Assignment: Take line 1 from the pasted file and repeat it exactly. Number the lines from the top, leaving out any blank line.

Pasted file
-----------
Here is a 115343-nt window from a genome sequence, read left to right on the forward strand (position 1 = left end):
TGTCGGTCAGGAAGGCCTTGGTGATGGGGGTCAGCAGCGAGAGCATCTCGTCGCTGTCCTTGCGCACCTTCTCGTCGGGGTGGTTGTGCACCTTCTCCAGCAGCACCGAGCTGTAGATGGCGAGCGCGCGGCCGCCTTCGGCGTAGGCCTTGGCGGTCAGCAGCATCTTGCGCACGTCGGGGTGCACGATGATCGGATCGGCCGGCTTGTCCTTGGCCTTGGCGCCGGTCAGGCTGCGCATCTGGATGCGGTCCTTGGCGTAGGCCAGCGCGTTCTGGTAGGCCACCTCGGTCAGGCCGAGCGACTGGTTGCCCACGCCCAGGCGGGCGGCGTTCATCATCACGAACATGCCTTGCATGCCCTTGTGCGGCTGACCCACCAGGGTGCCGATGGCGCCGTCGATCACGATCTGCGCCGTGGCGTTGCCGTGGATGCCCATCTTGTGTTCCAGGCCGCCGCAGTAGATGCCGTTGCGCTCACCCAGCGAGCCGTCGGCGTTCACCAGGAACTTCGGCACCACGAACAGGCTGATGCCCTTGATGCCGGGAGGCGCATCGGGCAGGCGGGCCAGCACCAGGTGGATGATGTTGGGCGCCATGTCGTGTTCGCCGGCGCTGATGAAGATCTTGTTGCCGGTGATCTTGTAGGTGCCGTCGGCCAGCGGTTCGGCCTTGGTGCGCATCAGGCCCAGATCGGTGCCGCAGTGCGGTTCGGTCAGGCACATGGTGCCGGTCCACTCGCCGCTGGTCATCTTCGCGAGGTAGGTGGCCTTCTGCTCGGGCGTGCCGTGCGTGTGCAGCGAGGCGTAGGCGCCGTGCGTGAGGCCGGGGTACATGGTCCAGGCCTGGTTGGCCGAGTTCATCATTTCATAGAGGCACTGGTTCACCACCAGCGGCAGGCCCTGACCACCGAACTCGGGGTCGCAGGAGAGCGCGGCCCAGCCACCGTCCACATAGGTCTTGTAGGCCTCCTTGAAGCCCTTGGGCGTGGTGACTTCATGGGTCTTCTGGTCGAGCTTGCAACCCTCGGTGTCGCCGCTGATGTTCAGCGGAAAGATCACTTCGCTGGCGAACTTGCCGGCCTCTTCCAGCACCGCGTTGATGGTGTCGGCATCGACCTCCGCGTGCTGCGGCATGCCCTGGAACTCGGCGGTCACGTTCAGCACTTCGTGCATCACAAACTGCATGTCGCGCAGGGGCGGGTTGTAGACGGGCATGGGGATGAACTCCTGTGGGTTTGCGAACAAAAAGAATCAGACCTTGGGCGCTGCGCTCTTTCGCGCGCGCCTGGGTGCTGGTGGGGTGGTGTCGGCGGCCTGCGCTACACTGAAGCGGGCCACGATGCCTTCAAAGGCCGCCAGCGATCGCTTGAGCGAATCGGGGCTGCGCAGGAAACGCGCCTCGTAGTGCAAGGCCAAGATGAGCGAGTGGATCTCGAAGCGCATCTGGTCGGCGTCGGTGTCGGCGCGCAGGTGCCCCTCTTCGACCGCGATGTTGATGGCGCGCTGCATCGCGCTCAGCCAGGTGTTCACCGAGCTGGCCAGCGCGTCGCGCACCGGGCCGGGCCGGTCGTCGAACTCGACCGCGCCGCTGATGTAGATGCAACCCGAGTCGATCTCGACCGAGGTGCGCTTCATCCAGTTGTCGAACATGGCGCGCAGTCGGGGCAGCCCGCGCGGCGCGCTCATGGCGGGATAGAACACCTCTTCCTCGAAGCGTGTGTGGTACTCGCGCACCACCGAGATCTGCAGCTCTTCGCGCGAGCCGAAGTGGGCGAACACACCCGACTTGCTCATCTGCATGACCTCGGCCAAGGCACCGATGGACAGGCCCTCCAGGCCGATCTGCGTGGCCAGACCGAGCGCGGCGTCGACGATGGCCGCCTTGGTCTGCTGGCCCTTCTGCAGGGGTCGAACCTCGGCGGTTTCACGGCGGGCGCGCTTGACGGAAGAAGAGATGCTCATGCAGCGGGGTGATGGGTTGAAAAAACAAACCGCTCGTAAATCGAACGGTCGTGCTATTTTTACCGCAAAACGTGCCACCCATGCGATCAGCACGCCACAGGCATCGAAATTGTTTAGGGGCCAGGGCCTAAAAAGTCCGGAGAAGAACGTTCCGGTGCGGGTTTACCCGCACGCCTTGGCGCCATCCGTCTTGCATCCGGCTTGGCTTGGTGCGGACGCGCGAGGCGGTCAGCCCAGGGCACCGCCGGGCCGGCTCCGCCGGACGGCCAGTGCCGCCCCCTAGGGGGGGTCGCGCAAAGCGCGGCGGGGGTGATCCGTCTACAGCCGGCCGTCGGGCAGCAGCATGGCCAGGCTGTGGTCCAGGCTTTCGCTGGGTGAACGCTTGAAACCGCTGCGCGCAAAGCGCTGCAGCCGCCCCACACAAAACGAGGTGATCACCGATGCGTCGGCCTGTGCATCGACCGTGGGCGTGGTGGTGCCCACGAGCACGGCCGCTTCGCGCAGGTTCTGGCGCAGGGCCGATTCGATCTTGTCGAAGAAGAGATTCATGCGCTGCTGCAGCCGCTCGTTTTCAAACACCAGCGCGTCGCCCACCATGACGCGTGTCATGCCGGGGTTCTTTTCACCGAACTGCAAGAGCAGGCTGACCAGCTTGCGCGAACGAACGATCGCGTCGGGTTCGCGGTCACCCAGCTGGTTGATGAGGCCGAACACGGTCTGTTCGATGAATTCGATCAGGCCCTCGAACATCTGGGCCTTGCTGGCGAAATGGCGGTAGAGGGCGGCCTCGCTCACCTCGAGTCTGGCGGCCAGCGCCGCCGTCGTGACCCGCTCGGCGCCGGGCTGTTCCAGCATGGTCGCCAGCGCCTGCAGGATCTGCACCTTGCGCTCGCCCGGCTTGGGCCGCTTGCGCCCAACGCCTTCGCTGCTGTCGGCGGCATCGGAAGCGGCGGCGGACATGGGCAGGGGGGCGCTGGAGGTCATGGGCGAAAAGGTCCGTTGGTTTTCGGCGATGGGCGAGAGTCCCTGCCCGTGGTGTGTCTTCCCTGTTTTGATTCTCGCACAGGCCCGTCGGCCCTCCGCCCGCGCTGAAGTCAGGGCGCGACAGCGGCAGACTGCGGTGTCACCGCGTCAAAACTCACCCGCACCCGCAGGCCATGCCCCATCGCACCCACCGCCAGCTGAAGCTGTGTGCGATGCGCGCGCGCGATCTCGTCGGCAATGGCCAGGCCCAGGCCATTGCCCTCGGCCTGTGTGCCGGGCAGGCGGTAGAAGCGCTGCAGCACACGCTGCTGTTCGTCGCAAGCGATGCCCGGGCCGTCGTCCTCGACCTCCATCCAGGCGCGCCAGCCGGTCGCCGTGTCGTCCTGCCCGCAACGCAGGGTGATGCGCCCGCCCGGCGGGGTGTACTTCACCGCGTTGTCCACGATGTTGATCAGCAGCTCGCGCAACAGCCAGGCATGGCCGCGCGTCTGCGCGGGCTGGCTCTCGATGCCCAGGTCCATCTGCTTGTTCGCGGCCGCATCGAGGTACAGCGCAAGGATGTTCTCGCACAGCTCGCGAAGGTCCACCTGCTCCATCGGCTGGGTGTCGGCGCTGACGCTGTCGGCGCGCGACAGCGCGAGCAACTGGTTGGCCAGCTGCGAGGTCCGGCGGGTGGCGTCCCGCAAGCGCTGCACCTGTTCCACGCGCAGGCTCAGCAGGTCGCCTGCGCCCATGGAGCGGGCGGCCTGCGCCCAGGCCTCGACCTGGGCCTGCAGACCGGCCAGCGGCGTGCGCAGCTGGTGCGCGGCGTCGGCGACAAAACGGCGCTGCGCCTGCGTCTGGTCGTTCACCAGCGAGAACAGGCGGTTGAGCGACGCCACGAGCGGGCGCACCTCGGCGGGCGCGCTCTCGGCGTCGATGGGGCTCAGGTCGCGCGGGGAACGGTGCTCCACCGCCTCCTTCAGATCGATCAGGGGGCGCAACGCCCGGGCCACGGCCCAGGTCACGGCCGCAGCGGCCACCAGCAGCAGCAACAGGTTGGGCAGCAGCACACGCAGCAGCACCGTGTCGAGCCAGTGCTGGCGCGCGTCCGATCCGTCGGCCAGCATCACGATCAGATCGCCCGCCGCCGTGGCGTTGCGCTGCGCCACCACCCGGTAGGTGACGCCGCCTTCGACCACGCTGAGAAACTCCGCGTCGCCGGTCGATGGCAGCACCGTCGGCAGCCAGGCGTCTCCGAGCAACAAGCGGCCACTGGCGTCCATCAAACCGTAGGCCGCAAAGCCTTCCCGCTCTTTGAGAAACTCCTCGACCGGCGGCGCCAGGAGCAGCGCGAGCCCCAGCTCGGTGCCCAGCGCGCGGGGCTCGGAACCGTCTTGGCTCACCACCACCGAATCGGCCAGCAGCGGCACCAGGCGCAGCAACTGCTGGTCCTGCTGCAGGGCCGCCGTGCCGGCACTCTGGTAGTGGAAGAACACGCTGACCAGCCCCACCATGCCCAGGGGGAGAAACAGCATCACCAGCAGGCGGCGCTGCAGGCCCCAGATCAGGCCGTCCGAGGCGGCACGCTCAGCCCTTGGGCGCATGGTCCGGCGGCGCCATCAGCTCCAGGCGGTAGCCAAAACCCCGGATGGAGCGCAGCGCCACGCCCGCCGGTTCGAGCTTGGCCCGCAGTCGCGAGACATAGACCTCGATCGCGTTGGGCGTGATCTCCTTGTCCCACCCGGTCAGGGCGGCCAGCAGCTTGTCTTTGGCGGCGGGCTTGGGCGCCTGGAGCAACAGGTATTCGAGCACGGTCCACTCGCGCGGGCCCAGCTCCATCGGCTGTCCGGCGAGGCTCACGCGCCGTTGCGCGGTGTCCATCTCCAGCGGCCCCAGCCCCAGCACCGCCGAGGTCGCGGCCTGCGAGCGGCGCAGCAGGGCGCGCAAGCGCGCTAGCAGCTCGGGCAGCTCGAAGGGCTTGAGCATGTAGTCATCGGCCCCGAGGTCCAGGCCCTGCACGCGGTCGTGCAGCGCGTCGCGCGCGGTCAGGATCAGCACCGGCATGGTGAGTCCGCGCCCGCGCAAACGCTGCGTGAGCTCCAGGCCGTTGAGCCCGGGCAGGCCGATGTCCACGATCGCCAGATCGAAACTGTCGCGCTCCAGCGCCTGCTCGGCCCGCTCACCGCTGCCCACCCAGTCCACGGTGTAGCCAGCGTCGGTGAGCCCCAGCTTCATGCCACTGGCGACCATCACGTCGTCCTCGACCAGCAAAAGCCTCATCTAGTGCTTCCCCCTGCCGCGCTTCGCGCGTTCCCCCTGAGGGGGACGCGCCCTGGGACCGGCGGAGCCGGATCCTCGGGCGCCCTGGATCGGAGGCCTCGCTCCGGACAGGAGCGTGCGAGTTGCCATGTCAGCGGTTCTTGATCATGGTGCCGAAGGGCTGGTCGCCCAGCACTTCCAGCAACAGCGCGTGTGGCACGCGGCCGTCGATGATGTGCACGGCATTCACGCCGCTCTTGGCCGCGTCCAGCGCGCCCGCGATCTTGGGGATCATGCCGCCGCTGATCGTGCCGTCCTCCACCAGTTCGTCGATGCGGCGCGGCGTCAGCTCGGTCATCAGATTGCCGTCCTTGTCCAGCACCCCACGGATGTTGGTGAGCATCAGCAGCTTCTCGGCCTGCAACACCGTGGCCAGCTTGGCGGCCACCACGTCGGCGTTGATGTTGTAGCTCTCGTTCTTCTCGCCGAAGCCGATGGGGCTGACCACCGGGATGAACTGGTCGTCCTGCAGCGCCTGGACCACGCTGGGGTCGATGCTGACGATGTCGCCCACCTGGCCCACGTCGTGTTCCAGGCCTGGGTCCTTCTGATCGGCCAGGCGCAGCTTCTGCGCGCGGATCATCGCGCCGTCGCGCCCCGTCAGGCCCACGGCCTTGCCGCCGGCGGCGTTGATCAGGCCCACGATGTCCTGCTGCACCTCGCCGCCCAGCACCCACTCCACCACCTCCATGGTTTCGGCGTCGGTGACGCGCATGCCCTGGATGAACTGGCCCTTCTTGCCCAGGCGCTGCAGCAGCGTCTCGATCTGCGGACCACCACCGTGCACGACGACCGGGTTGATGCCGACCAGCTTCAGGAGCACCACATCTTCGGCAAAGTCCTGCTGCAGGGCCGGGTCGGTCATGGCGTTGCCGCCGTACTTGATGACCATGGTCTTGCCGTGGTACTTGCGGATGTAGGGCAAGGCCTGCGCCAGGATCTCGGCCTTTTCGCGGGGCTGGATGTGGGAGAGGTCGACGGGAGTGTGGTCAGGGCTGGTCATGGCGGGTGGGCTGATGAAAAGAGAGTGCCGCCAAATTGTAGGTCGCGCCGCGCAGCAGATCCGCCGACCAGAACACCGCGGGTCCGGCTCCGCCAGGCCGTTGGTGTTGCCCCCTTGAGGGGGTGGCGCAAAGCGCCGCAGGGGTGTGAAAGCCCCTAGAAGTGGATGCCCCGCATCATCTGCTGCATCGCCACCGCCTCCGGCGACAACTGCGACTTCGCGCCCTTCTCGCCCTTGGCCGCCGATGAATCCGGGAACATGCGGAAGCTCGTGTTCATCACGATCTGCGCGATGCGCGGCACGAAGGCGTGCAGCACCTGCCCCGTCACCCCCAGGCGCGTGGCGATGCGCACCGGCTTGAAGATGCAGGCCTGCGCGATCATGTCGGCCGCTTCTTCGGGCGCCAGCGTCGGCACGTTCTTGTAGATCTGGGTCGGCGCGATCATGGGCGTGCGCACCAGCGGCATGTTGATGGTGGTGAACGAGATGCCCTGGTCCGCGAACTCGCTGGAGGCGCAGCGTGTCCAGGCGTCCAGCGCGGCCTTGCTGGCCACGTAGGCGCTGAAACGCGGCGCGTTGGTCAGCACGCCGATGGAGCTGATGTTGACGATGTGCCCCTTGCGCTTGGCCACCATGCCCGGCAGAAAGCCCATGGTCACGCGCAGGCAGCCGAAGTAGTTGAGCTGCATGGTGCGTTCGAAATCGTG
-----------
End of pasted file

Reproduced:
Here is a 115343-nt window from a genome sequence, read left to right on the forward strand (position 1 = left end):